At another point in the interview, asked about what he distinguishes between the old-fashioned left and the lucid left, Merquior says that: “Well, basically, for example, the big question of economic freedom, the big question, that I resurrecting an old word that Croce, the philosopher Benedetto Croce put into circulation in the 1930s, 1940s, 1950s, I call liberism, the great question of liberism, which designates economic freedom as opposed to liberalism, which is “a broader and more complete thing; this big question is a watershed, perhaps even the main one, that is, that the modern left, the lucid left, the critical left is the left that made this mental reconversion – it knows first that the excessive lack of economic freedom is conducive to authoritarianism besides being naturally conducive [economic freedom] to efficiency.”

In the conference given in Mexico, he made the following consideration: “I would say that in most cases, both the right and the left, in our societies they make the mistake of identifying the wrong targets. The right blames the state for everything that is not right And logically the left continues to blame capitalism. And from this point of view, which I have just explained, it is not a question of the State or capitalism's fault, but of overcoming the old patrimonial and clientelistic State and overcoming the old capitalism that is also clientelistic and protectionist, that is, it is about reform both the state and capitalism”.

Despite the folly, which in a way is explained by the historical and political circumstances of the time, of distinguishing the ancient left and the modern left based on the way in which the latter position themselves with regard to economic freedom, the market – but a left that does not fight capital, and its necessary and determined social relations such as economic freedom and the market, has to question itself about its real intellectual, theoretical and political status –, Merquior was a character in Brazilian culture who valued intellectual debate, unlike the right-wing writers of today (conservatives and certain liberals).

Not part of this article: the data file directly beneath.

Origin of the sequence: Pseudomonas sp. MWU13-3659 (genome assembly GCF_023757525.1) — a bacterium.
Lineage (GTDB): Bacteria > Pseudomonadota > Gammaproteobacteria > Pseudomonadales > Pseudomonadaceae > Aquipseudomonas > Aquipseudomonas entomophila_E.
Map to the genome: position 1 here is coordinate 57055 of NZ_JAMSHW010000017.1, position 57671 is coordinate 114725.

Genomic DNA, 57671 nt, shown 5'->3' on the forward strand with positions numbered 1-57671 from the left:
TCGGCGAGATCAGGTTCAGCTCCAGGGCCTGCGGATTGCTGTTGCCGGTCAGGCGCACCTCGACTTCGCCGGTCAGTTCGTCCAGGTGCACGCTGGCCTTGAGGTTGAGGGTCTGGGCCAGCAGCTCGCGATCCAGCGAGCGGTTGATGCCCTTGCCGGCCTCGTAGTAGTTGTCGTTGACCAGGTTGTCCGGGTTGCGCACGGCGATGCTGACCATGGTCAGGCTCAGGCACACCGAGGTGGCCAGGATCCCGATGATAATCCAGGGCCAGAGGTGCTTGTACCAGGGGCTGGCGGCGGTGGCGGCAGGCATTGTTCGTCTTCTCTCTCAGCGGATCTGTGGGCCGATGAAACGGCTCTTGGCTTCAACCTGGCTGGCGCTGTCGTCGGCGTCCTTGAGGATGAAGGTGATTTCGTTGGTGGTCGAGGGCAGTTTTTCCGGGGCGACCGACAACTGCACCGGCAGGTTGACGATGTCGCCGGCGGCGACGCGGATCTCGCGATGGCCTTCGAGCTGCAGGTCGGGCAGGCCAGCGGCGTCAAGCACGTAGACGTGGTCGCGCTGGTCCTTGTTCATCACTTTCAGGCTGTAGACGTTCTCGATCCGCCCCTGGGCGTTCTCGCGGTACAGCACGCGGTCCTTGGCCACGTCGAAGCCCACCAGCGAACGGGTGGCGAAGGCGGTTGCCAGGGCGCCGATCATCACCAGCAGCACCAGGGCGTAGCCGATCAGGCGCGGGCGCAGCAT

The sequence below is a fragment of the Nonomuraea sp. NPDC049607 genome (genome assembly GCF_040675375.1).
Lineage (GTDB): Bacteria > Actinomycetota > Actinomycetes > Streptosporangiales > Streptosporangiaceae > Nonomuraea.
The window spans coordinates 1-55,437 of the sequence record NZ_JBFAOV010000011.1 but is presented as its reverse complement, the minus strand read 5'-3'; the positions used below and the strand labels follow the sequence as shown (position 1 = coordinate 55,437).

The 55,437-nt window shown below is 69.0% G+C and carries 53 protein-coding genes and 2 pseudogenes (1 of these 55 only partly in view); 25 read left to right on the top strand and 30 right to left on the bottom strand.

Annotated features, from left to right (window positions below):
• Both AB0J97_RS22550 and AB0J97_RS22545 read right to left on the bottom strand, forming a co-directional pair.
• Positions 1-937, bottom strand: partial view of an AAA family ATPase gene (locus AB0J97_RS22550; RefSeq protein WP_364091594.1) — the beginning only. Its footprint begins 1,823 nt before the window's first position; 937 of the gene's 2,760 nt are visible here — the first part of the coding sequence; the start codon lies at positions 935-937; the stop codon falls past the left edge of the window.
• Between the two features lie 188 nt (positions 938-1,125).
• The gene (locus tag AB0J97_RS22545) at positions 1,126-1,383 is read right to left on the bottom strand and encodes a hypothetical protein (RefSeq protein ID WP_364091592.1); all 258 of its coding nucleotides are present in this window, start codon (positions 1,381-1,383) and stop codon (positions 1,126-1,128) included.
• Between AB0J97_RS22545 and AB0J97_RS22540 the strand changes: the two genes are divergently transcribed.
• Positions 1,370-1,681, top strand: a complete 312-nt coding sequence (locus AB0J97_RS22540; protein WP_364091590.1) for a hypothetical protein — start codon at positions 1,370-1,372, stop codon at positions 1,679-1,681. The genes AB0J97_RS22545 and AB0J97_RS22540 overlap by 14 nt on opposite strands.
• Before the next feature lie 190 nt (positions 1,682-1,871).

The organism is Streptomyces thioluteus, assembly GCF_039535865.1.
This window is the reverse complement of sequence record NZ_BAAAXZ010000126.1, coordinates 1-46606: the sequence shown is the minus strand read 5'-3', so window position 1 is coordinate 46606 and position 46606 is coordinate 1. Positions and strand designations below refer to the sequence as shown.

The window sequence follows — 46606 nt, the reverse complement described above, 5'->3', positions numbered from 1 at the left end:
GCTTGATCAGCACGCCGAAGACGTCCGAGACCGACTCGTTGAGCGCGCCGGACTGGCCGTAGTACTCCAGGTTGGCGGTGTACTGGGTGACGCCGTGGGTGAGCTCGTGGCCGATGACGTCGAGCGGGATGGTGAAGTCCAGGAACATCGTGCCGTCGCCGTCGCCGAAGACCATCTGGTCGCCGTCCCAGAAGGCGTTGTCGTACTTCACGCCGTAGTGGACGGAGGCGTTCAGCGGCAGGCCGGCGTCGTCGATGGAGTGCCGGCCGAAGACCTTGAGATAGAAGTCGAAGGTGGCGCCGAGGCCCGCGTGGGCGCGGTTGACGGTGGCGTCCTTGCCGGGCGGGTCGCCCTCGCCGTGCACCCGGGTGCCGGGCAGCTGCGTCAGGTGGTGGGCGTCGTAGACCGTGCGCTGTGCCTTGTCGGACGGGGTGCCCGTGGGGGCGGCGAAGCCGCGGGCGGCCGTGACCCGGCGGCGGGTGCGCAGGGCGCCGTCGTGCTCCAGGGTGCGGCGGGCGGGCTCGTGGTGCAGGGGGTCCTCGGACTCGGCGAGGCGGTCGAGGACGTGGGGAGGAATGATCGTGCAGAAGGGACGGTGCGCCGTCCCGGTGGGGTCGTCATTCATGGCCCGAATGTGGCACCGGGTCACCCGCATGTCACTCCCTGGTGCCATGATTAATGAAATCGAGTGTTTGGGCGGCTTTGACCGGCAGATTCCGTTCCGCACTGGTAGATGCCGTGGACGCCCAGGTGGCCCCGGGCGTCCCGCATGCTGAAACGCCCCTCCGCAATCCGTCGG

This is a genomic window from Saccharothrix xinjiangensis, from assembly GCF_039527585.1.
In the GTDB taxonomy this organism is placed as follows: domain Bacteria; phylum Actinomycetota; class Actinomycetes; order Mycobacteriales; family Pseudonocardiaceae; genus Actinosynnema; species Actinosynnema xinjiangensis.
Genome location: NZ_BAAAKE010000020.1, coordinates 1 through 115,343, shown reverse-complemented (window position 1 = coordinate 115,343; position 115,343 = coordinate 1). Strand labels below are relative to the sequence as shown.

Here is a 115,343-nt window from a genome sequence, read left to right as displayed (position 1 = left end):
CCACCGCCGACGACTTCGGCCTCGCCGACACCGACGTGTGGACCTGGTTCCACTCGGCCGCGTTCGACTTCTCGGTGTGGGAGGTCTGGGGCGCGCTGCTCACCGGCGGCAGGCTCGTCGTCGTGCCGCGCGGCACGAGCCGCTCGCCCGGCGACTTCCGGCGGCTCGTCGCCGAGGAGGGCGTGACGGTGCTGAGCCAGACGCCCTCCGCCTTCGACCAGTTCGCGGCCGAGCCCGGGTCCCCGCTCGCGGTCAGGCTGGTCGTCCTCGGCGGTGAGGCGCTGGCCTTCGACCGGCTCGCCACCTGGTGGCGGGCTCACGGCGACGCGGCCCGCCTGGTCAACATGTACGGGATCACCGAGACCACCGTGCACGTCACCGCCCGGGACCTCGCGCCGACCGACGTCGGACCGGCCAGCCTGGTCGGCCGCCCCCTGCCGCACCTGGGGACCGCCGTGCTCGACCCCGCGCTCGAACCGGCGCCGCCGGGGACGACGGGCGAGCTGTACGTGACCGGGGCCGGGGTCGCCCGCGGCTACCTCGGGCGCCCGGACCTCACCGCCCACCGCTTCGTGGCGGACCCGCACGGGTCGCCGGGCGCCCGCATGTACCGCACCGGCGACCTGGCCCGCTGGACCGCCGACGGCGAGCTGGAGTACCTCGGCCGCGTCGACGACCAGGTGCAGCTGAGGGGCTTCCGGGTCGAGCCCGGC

Who sees every type of intellectual discussion (and the intellectuals themselves, especially those on the left; it is true that here there is an echo of right-wing political thought, from the times of Edmund Burke to Roger Scruton passing through Strauss, Voegelin, Aron, Oakeshott , Kirk) as an impetus for the practical transformation of society and political institutions.

It remains for us to inquire, with some astuteness, from the three excerpts extracted from the documentary (which presents the following core of Merquior's argument: the hegemony of leftist ideas and the discredit of the right; the importance of market freedom - in itself opposed to authoritarianism and efficient – ​​and the need to make the State and capitalism open, rational and efficient again), things understood well, his work is not restricted to the very small fragment commented here, in the arc from 2014 to 2021 which would be the positions of the restless mind of Merquior?

In effect, mobilized anniversaries are not naïve, on both sides or on different sides – on my part, and I suggest that it is also on the left, praising the thought and ideas of the essayist and diplomat from Rio de Janeiro does not mean the absence of radical criticism from the angle of transformation and social emancipation. Now; sometimes the “approval of controversial opponents only [occurs] […] when their opposition [to us] is very futile” (Perry Anderson). Quite the contrary, it was – and still is – the opposition of José Guilherme Merquior.

*Ronaldo Tadeu de Souza He is a postdoctoral researcher at the Department of Political Science at USP.